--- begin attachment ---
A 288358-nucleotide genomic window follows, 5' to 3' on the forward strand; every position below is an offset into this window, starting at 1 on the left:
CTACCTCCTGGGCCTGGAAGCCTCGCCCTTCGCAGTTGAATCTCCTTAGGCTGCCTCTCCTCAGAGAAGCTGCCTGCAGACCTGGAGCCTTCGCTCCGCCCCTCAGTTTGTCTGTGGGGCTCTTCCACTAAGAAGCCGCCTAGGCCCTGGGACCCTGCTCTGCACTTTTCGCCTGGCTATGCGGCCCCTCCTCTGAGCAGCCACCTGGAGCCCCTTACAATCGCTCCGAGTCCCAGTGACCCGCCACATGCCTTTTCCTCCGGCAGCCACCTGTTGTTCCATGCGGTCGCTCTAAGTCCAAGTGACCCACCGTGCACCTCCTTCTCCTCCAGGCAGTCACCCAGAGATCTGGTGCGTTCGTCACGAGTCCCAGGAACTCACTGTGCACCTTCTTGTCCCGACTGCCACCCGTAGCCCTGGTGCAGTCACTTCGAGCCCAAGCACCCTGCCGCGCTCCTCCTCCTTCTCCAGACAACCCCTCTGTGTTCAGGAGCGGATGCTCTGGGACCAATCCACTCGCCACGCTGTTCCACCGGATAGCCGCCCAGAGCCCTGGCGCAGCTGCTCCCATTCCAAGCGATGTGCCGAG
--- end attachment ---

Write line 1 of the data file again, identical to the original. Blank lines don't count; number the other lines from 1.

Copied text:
A 288358-nucleotide genomic window follows, 5' to 3' on the forward strand; every position below is an offset into this window, starting at 1 on the left: